Gone pic­nickin’- BEST SPOTS ON THE GC

WHETHER YOU’RE AF­TER A HARD­CORE HIKE, A STROLL WITH YOUR SOULMATE OR HAVE A FAM­ILY IN TOW, PUT ONE FOOT IN FRONT OF THE OTHER ON ONE OF TH­ESE LOCAL WALKS – YOUR MIND, BODY AND SOUL WILL THANK YOU FOR IT.

Scout Magazine - - Eat... -

AHH, THE PIC­NIC… IS THERE A BET­TER WAY TO COM­BINE GREAT FOOD WITH THE GREAT OUT­DOORS, AND EN­JOY SOME QUAL­ITY TIME WITH FRIENDS AND FAM­ILY WHILE YOU’RE AT IT? PACK A BAS­KET, A BLAN­KET AND MAYBE EVEN A FOOTY, AND PUT ONE OF TH­ESE SPOTS INTO GOOGLE MAPS – WE’RE GO­ING PICNICKING! JABIRU IS­LAND PARK, PAR­ADISE POINT

Lit­tle-known Jabiru Is­land Park is a picnicking fam­ily’s par­adise. The wa­ter­front park in­cludes a kids’ play­ground, shel­tered pic­nic ta­bles, bar­be­cues, mod­ern toi­lets and a swim­ming en­clo­sure. Plus, the nearby Phil Hill En­vi­ron­men­tal Park has a great na­ture board­walk for spot­ting local wildlife.

BROADWATER PARKLANDS, SOUTH­PORT

De­spite its lo­ca­tion in the heart of South­port, the wa­ter­front Broadwater Parklands feel a world away from the hus­tle and bus­tle. With a world-class chil­dren’s play­ground (bouncy pil­low in­cluded!), pic­nic ta­bles and bar­be­cues, rock pools and shady trees, the Parklands of­fer great views down the coast and across the Co­ral Sea to Main Beach and Sea World.

MACINTOSH IS­LAND PARK, SURFERS PAR­ADISE

Macintosh Is­land Park is a sanc­tu­ary in the cen­tre of Surfers, char­ac­terised by lush green trees, man­i­cured lawns and a few in­ter­est­ing res­i­dents. Be­tween their free-roam­ing pea­cock pop­u­la­tion and the local Big­foot (who can be found sleep­ing in his cave), it’s hard to be­lieve that Macintosh Park is just a hop, skip and a jump away from the high-rises of Surfers Par­adise. Plus, it’s got a play­ground, pic­nic ta­bles and shel­ters, toi­lets and plenty of other fa­cil­i­ties that make it the per­fect spot to lay your pic­nic blan­ket in Surfers.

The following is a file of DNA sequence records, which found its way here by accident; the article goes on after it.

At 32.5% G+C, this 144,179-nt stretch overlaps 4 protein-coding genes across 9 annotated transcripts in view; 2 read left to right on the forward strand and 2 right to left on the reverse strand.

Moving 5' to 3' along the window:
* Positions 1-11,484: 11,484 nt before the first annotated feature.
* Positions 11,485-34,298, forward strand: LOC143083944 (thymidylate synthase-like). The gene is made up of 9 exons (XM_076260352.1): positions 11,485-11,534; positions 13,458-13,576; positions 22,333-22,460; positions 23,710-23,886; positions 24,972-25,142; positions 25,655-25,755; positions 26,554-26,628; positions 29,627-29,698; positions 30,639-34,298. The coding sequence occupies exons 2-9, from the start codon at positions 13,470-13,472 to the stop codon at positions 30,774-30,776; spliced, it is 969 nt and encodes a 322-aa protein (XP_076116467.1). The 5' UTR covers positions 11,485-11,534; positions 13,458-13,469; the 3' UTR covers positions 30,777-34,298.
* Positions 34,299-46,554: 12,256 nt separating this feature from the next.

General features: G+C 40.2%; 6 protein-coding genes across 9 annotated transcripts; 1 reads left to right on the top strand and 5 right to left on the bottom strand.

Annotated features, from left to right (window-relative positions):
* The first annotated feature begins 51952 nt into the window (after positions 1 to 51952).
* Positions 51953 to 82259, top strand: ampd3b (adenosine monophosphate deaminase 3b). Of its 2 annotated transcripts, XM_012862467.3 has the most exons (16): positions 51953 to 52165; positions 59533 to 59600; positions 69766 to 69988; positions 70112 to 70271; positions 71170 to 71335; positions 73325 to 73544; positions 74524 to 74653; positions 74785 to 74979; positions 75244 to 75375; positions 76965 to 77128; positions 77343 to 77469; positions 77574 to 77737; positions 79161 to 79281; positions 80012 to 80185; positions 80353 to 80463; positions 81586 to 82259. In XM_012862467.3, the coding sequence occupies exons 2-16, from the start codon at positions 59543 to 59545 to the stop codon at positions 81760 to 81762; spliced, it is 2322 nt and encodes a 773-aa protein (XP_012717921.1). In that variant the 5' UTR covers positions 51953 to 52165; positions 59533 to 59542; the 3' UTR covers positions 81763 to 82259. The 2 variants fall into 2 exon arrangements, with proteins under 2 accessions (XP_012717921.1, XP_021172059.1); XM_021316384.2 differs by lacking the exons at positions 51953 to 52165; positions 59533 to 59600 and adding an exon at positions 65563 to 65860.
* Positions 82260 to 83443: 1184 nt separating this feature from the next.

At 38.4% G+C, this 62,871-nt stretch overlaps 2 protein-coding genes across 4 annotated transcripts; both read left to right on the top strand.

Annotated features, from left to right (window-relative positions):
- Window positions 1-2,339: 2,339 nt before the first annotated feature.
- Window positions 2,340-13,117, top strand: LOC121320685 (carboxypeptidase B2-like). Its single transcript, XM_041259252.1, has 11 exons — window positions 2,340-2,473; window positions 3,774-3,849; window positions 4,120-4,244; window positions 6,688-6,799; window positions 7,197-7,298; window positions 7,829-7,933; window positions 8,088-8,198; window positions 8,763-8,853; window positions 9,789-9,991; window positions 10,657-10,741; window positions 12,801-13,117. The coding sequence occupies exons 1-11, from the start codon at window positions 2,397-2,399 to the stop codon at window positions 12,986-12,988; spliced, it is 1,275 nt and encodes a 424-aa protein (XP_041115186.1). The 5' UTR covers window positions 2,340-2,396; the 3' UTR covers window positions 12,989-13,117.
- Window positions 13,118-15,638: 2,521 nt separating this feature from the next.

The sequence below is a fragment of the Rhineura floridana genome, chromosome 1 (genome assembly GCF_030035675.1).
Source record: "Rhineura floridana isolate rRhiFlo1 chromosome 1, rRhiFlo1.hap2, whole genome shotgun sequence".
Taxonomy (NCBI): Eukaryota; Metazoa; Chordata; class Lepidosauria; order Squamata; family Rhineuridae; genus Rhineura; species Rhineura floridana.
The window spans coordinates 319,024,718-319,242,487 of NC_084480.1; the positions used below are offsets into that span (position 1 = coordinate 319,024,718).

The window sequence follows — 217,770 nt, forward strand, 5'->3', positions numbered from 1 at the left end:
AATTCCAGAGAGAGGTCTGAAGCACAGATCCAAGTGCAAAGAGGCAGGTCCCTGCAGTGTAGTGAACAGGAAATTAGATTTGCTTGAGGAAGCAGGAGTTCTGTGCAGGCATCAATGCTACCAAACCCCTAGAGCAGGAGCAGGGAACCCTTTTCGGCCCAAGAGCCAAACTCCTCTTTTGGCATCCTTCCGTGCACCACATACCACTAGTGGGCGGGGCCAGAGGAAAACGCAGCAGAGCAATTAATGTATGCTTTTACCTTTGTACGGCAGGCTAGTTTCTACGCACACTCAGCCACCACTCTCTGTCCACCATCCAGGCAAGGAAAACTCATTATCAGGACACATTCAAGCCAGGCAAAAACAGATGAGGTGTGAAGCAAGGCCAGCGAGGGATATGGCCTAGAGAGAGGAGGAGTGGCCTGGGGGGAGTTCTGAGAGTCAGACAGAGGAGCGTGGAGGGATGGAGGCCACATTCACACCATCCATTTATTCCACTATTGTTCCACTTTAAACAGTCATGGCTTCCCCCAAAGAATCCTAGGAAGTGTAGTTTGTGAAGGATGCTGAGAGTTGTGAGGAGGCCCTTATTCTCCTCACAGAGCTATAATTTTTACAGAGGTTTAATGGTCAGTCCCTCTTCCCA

GOLD COAST RE­GIONAL BOTANIC GAR­DENS, BENOWA

For the per­fect bal­ance of sun and shade, flora and fauna, the Gold Coast’s own Botanic Gar­dens are the place to be. For­merly known as Rosser Park, the Gar­dens of­fer 31 hectares of pic­nic par­adise, with board­walks, play­grounds, a dog off-leash area and a num­ber of gar­dens (in­clud­ing one full of but­ter­flies!).

CASCADE GAR­DENS, BROAD­BEACH

It’s been la­belled one of the best bar­be­cue spots on the Gold Coast, but Cascade Gar­dens is a fan­tas­tic spot for a pic­nic, too. Its river­side lo­ca­tion makes it a per­fect place to lie back and re­lax, with an enor­mous play­ground for the kids to run ram­pant in. Af­ter lunch, take a stroll along the Kokoda Me­mo­rial Walk, which takes pedes­tri­ans through trop­i­cal jun­gles and be­yond the Gar­dens to­wards the Gold Coast Ex­hi­bi­tion and Con­ven­tion Cen­tre.

KEN MANSBRIDGE PARK, MER­MAID BEACH

Named in hon­our of local life­guard Ken Mansbridge, Ken Mansbridge Park on Mer­maid Beach is the ul­ti­mate sea­side pic­nic spot. It’s quiet and pic­turesque, shaded by the tall pine trees that are more typ­i­cally as­so­ci­ated with Burleigh Heads to the south. A small ex­er­cise park, play­ground and beach vol­ley­ball yball court pro­vide af­ter­noon entertainment, but don’t feel pres­sured red to fill the time with ac­tiv­i­ties as this park is per­fect for surf and d peo­ple watch­ing – what­ever takes your fancy.

MICK SCHAMBURG PARK, MI­AMI

Mick Schamburg Park is a wildly popular wed­ding des­ti­na­tion n and tak­ing one look at the view, it’s not hard to see why. The grassy hill­top – with its dis­tinc­tive cir­cu­lar look­out spot – makes kes a great place for a sunny pic­nic, fol­lowed up by a hike along one ne of the nearby walk­ing tracks.

JOHN LAWS PARK, BURLEIGH HEADS

Oth­er­wise known as ‘Burleigh Hill’, John Laws Park is the ul­ti­mate GC sun­downer spot. Find a patch of grass, or a pic­nic table if you’re lucky, and set up to watch the sun set over our beloved Gold Coast – from your Burleigh Hill van­tage point, you can see all the way up to Surfers Par­adise. You don’t even have to pack a pic­nic, be­cause nearby Justin Lane does bike-de­liv­ered pizza right to John Laws Park.